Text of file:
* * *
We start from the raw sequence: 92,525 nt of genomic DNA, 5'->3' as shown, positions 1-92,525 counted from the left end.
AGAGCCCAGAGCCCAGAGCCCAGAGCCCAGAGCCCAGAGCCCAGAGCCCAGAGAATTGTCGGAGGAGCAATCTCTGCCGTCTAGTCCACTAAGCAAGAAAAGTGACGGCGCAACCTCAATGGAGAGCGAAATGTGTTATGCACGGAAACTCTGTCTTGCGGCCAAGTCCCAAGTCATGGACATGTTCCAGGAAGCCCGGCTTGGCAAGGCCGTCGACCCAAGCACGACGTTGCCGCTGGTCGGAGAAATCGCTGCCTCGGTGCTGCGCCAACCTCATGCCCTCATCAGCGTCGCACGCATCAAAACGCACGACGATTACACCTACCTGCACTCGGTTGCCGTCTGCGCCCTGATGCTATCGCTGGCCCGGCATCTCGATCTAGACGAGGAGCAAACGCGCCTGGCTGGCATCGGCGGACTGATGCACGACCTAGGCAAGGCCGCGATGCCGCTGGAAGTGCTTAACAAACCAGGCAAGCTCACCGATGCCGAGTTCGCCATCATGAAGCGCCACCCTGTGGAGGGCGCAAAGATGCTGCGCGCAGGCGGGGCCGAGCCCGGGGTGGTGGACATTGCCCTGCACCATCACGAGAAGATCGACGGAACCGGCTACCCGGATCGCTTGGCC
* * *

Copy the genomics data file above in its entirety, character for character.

We start from the raw sequence: 92,525 nt of genomic DNA, 5'->3' as shown, positions 1-92,525 counted from the left end.
AGAGCCCAGAGCCCAGAGCCCAGAGCCCAGAGCCCAGAGCCCAGAGCCCAGAGAATTGTCGGAGGAGCAATCTCTGCCGTCTAGTCCACTAAGCAAGAAAAGTGACGGCGCAACCTCAATGGAGAGCGAAATGTGTTATGCACGGAAACTCTGTCTTGCGGCCAAGTCCCAAGTCATGGACATGTTCCAGGAAGCCCGGCTTGGCAAGGCCGTCGACCCAAGCACGACGTTGCCGCTGGTCGGAGAAATCGCTGCCTCGGTGCTGCGCCAACCTCATGCCCTCATCAGCGTCGCACGCATCAAAACGCACGACGATTACACCTACCTGCACTCGGTTGCCGTCTGCGCCCTGATGCTATCGCTGGCCCGGCATCTCGATCTAGACGAGGAGCAAACGCGCCTGGCTGGCATCGGCGGACTGATGCACGACCTAGGCAAGGCCGCGATGCCGCTGGAAGTGCTTAACAAACCAGGCAAGCTCACCGATGCCGAGTTCGCCATCATGAAGCGCCACCCTGTGGAGGGCGCAAAGATGCTGCGCGCAGGCGGGGCCGAGCCCGGGGTGGTGGACATTGCCCTGCACCATCACGAGAAGATCGACGGAACCGGCTACCCGGATCGCTTGGCC